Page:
Cracking down on company perks
Written on the 9 September 2009
PERKS such as the use of private company-owned cars, holiday homes and luxury boats will soon be taxed under proposed changes to Australian taxation laws to be introduced into Federal Parliament.
Vincents Chartered Accountants senior associate in taxation and business Solutions, Kim Reynolds, says the proposed amendments would have an impact on small business nationwide.
Reynolds says the proposed amendments would, for the first time, impose tax on the benefits of leasing or licensing private company assets by a shareholder or their associates.
“Proposed changes outlined in May’s federal Budget mean the right to use assets owned by private companies will be treated as deemed dividends under Division 7A of the Income Tax Assessment Act,” she says.
“Currently the right to use assets owned by private companies, effectively provides the shareholder/associate with benefits that they aren’t paying tax on.
“This is a significant change from the status quo and could have far-reaching consequences for the shareholders and directors of private companies. It represents yet another taxation consideration for quite a number of small business people.”
Shadow small business spokesman Steven Ciobo, says the government has carefully worded the proposed changes as an ‘exposure draft’. The federal member for Moncrieff, believes it could potentially run adrift the fragile marine industry here.
“This is a softening up of territories to increase taxes by a government that is steeped in a mountain of debt,” says Ciobo.
“I don’t want to put the cart in front of the horse, but this could potentially be another body blow to the boat building industry on the Gold Coast.”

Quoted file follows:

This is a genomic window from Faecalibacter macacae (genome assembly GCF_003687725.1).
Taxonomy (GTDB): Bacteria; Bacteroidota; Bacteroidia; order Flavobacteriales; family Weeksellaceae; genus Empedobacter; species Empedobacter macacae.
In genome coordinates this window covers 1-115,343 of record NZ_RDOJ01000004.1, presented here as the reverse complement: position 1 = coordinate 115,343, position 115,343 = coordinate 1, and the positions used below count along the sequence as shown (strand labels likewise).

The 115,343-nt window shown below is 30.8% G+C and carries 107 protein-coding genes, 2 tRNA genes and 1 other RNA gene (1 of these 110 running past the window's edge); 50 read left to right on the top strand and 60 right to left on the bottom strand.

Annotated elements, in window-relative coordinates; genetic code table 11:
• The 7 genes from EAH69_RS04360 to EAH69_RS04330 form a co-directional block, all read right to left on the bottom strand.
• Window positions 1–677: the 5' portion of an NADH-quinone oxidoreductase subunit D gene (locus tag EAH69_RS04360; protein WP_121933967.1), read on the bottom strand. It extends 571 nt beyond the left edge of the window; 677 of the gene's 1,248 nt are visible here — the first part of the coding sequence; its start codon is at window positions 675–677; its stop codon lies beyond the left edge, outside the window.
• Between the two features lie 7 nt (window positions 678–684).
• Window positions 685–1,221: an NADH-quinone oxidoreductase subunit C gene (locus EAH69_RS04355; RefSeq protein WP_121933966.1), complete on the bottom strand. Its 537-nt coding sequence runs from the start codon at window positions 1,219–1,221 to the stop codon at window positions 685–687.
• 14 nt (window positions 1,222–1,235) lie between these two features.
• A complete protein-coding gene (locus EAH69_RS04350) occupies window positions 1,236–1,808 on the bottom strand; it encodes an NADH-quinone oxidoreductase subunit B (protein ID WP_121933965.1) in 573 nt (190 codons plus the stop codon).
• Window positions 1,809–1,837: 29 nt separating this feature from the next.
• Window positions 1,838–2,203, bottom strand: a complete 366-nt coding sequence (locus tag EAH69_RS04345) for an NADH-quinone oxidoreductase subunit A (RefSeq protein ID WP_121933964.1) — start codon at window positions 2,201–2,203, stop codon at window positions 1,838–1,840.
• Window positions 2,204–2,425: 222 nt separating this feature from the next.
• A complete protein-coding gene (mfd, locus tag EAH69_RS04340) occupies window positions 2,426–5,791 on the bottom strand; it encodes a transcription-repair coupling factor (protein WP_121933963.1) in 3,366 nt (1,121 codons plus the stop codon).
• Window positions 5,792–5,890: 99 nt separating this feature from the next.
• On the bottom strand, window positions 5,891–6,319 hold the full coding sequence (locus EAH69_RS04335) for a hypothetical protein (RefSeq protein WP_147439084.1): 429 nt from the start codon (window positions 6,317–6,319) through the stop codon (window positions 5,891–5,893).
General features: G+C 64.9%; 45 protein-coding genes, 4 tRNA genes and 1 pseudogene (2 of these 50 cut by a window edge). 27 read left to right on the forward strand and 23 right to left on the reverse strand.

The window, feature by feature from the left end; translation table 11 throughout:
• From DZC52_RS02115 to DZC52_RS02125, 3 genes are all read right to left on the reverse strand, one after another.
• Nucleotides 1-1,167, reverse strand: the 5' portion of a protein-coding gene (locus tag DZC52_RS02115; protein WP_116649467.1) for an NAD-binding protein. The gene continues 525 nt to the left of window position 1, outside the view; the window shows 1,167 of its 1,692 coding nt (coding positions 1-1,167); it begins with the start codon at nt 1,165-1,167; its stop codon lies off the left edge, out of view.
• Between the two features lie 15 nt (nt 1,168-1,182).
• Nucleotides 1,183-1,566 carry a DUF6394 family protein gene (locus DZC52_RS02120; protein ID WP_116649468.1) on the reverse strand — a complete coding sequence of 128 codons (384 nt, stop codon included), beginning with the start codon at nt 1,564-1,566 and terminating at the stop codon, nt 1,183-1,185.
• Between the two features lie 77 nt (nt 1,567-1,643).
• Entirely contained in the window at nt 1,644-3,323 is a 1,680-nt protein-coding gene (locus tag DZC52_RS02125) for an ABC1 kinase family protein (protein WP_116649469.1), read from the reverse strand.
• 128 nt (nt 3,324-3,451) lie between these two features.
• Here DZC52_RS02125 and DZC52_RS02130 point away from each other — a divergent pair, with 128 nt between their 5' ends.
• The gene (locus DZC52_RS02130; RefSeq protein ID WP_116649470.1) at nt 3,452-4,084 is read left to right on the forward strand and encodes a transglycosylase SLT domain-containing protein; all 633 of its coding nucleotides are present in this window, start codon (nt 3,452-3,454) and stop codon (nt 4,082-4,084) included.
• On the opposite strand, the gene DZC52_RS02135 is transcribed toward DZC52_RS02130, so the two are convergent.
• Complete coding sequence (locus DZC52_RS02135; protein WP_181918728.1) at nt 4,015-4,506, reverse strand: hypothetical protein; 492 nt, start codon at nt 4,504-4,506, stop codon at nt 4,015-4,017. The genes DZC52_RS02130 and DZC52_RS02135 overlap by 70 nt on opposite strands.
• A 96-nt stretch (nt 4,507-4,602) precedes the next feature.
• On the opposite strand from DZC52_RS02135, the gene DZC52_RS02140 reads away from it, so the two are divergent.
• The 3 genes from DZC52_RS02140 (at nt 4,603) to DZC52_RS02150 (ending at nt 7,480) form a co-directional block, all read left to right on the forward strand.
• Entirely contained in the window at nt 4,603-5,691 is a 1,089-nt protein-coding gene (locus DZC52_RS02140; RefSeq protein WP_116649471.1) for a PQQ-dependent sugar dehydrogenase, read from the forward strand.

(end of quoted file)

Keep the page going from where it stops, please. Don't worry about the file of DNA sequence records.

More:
Kim Reynolds says that under Division 7A certain payments, loans or debt forgiveness by a private company to shareholders or their associates are deemed as dividends.
“The government proposes to extend the coverage of Division 7A to include as payments any benefits arising from a licence or right to use real property (or an interest in real property) or chattels, such as motor vehicles,” says Reynolds.
“This will have an impact on any shareholder or associate making use of a company car, boat or a holiday home for private purposes.”
“But when similar benefits are provided to employees, they are taxed to the employer through fringe benefits tax,” she says.
Minor or infrequent use of company assets with a notional taxable benefit value of less than $300 would be excluded from the new Division 7A provisions.
“An example of how the proposed changes could be applied would be to consider a private company that owns a beach house valued at $500,000, which it uses to provide training services to staff or clients,” she says.
“Shareholders and their associates may be allowed to use the beach house on weekends at a discount rate of $300 when the charge would normally be $700. Under the proposed amendments, a payment would arise and tax would be paid on the extra $400 that would normally have been paid if the parties were dealing at arm’s length.”